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Monday, November 10, 2008

The New Capital

posted by on November 10 at 12:09 PM

Something I wrote six years ago:

There was a time when a city could be the capital of a century, the way Paris was the capital of the 19th century. In the 20th century, particularly the second half, cities could only be the capital of a decade—for example, Washington, D.C. was the capital of the ’60s, or Los Angeles was the capital of the ’80s. The ’90s, however, had two capitals: Seattle and New York City.

As with century capitals, decade capitals have clear conclusions. Washington, D.C., came to an end with Watergate; L.A. ended with the Rodney King riots; Seattle ended with WTO; and New York ended with WTC. Now the question is this: What is the capital of this decade?

The answer has finally arrived: Chicago.
We have left the Seattle/New York period and entered the Chicago one. We get a sense of this in every sentence Chicago Fan writes:

Apart from the irony of Obama resembling McCainís putative President-hero [Teddy Roosevelt], there will be a lot of practical results from Obamaís Chicago connections. Beyond upping the odds that Chicago will land the 2016 Olympics, I can also assure you that Hyde Park-Kenwood (Obamaís home neighborhood) has just become the safest urban neighborhood in America, despite its high crime stats
He knows that he lives at the center of the new world.

One other point: The dominance of The Windy City over the next decade also marks the end of capital-sharing arrangements and the return of the one.

But, wait, is there something we are missing? Chicago is really the capital of the next decade; Seattle and New York were the capitals of the 90s. What about the OOs? Was it just a vacuum? No. Something was there. Between the end of the Sea/NY stage and the start (November 4th) of the current one there’s nothing but the capital of the 10th century, Baghdad. It returned as a zombie capital, a negative capital, the capital of an upside down world, the capital of the Bush years.

Baghdad is the capital of the OOs.

RSS icon Comments


Seattle has never been the capital of anything. (Sorry, Grungeheads, Nirvana will not be remembered in 100 years.) New York was the capital of the 20th century.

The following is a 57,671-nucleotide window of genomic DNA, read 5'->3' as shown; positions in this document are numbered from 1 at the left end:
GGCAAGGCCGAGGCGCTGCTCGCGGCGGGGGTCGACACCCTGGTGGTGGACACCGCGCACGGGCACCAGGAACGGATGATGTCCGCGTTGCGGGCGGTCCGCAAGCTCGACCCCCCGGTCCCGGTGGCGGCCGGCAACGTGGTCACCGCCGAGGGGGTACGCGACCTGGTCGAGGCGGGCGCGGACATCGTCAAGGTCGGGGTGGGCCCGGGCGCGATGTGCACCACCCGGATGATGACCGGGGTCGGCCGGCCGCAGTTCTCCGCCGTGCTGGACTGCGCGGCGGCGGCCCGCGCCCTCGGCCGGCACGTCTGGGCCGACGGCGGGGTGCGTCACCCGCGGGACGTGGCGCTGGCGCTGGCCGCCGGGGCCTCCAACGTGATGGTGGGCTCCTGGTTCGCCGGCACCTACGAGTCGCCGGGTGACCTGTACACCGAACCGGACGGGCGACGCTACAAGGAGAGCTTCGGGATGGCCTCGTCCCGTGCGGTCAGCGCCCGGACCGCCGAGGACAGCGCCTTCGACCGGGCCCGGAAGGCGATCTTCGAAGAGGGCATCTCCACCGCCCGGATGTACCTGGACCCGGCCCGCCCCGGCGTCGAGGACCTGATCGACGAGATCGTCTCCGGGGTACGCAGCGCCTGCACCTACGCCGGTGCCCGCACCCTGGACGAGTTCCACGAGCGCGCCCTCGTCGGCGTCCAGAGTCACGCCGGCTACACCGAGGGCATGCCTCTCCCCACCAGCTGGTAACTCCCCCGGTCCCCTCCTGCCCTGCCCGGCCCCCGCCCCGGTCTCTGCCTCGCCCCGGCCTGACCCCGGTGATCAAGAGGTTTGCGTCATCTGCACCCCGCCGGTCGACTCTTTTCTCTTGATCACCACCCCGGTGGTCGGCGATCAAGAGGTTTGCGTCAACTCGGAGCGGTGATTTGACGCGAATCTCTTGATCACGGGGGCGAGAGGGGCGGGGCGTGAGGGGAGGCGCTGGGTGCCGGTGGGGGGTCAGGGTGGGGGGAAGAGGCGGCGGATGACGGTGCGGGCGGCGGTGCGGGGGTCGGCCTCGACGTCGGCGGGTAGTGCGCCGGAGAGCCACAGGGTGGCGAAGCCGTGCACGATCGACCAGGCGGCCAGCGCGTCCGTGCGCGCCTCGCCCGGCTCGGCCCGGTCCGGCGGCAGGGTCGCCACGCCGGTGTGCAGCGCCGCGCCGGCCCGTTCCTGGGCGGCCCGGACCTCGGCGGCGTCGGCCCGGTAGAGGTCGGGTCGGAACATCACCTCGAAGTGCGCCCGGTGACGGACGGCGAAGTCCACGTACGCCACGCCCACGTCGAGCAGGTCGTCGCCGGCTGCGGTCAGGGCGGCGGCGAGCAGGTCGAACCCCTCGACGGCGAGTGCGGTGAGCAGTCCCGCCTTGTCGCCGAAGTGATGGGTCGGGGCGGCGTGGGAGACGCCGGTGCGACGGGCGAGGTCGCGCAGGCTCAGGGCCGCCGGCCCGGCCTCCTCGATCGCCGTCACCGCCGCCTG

Posted by David Wright | November 10, 2008 12:16 PM

Seattle was thought of as a capital of the '90s? By whom?

Posted by LDP | November 10, 2008 12:17 PM

while I can't agree to Seattle being any more than a growth capital in the 90s (an 'it' city rather than a city of great importance in and of itself), I can't get over your great idea of the 00s as a bizarro-world psychotic break from normal history.

Maybe the other capital of the 00s are/were the ring suburbs growing like a bloat around the former capital cities. semper sprawl?

Posted by rococo | November 10, 2008 12:21 PM

For now, it feels like we are really just the capital of the next 3 months. I mean, it was really interesting to literally have all eyes on Chicago last week (the number of news vans/trucks from networks around the world was pretty staggering)Ö but, I donít see that continuing much beyond Inauguration Day when Obama isnít physically located here anymore. If we win the 2016 Olympics, then itís a different story, but we donít find that out until next October.

One thing that has been really interesting is all the talk about how different political seats will be shifted around here Ė lots of gossip here about who is going to get the seats of Obama and Rahm, who is going to get the seats of the people who take Obama and Rahmís seats, etc.

Posted by Julie in Chicago | November 10, 2008 12:22 PM

The end of the Naughts.

Posted by kid icarus | November 10, 2008 12:23 PM